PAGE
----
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Evolution. 2005 Sep;59(9):1965-75.

Intralocus sexual conflict and the genetic architecture of sexually dimorphic traits in Prochyliza xanthostoma (Diptera: Piophilidae).

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Department of Zoology, University of Toronto, Toronto, Ontario M5S 3G5, Canada.


Because homologous traits of males and females are likely to have a common genetic basis, sex-specific selection (often resulting from sexual selection on one sex) may generate an evolutionary tug-of-war known as intralocus sexual conflict, which will constrain the adaptive divergence of the sexes. Theory suggests that intralocus sexual conflict can be mitigated through reduction of the intersexual genetic correlation (rMF), predicting negative covariation between rMF and sexual dimorphism. In addition, recent work showed that selection should favor reduced expression of alleles inherited from the opposite-sex parent (intersexual inheritance) in traits subject to intralocus sexual conflict. For traits under sexual selection in males, this should be manifested either in reduced maternal heritability or, when conflict is severe, in reduced heritability through the opposite-sex parent in offspring of both sexes. However, because we do not know how far these hypothesized evolutionary responses can actually proceed, the importance of intralocus sexual conflict as a long-term constraint on adaptive evolution remains unclear. In this study, we investigated the genetic architecture of sexual and nonsexual morphological traits in Prochyliza xanthostoma. The lowest rMF and greatest dimorphism were exhibited by two sexual traits (head length and antenna length) and, among all traits, the degree of sexual dimorphism was correlated negatively with rMF. Moreover, sexual traits exhibited reduced maternal heritabilities, and the most strongly dimorphic sexual trait (antenna length) was heritable only through the same-sex parent in offspring of both sexes. Our results support theory and suggest that intralocus sexual conflict can be resolved substantially by genomic adaptation. Further work is required to identify the proximate mechanisms underlying these patterns.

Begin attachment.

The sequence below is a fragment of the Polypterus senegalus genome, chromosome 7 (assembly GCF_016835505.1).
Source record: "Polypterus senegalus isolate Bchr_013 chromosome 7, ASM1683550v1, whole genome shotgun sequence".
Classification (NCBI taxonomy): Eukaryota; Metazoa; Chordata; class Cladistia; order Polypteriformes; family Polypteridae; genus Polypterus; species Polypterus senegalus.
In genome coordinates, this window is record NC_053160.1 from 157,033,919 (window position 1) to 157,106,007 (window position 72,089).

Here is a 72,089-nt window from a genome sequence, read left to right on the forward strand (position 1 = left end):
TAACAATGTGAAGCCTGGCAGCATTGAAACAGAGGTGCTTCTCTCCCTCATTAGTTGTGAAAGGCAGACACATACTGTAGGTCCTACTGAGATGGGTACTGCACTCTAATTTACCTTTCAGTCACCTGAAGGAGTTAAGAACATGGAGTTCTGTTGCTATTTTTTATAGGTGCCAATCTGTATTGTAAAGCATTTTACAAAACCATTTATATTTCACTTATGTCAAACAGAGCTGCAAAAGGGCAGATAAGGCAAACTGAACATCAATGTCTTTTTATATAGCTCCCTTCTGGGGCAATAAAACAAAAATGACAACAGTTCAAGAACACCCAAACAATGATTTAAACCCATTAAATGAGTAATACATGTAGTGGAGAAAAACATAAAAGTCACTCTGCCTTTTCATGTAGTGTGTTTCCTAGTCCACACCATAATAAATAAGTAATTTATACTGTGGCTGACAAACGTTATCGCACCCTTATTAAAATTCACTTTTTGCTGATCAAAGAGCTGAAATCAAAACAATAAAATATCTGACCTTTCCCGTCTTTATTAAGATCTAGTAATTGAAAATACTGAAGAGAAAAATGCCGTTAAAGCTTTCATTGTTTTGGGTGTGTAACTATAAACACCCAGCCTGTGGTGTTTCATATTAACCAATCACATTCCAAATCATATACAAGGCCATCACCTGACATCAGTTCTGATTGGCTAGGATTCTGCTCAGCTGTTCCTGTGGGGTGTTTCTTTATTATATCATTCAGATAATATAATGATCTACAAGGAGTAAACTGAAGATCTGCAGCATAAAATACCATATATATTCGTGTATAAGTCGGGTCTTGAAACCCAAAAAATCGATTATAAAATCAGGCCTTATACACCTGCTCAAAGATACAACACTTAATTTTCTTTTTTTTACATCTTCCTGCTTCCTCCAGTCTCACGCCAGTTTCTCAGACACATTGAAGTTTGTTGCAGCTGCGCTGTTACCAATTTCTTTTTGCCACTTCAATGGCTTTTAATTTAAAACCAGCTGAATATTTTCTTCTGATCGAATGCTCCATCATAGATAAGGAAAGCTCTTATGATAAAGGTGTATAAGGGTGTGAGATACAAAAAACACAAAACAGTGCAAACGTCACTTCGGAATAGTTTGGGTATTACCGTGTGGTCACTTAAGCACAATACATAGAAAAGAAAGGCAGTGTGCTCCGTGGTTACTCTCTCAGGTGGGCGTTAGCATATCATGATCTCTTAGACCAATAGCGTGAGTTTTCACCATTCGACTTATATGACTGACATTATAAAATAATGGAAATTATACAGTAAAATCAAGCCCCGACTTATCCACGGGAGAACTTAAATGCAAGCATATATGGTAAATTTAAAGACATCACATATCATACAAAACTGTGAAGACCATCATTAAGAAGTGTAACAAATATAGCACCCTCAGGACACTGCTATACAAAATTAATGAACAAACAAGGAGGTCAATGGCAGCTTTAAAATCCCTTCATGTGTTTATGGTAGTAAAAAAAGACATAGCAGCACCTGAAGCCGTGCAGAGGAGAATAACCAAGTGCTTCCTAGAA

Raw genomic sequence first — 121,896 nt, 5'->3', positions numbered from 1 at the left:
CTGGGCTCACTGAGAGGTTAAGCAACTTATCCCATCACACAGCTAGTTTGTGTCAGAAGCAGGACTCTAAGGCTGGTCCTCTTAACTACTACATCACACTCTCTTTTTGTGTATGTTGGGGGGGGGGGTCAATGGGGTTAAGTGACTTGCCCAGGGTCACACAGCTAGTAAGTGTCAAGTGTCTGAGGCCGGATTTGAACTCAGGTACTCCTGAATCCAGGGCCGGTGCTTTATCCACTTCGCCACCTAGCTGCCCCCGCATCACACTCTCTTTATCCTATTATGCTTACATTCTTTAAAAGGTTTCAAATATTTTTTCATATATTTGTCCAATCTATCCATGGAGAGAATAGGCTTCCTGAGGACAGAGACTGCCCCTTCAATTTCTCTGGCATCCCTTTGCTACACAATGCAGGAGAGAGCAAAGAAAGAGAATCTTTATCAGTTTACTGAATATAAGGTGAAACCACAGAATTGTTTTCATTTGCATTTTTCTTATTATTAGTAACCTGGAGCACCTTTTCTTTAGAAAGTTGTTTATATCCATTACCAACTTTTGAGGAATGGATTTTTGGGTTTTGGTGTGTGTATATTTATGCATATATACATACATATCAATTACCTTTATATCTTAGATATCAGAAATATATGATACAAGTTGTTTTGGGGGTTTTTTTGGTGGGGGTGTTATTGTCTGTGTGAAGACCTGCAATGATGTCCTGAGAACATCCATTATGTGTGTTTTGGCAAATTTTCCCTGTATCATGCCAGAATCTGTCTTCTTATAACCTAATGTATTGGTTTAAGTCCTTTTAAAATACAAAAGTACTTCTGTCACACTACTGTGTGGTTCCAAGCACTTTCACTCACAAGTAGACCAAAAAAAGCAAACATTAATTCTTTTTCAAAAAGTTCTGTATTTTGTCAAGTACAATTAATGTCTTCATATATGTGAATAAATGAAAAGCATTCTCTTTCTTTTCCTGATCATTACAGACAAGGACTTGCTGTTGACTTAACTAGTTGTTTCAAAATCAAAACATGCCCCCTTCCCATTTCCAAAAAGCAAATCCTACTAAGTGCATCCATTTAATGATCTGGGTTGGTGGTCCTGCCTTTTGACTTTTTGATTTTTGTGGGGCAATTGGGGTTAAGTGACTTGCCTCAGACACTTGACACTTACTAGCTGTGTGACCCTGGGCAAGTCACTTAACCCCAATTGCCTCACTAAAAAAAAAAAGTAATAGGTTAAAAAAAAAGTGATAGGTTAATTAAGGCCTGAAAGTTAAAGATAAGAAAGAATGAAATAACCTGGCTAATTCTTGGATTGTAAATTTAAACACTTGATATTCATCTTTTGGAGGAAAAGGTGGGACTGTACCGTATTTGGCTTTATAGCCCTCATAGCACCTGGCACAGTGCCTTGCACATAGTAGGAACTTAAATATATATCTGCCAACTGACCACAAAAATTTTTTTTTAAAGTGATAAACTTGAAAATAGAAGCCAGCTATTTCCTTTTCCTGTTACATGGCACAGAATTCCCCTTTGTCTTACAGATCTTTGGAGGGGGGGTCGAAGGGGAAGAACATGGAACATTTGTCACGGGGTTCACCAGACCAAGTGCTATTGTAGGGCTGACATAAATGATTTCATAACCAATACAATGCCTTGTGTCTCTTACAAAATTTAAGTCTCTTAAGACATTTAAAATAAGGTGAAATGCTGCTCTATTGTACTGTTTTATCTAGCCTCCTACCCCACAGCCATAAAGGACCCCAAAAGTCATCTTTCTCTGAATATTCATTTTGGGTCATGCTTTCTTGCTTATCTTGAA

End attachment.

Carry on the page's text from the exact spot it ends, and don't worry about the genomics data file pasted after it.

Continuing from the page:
[Indexed for MEDLINE]

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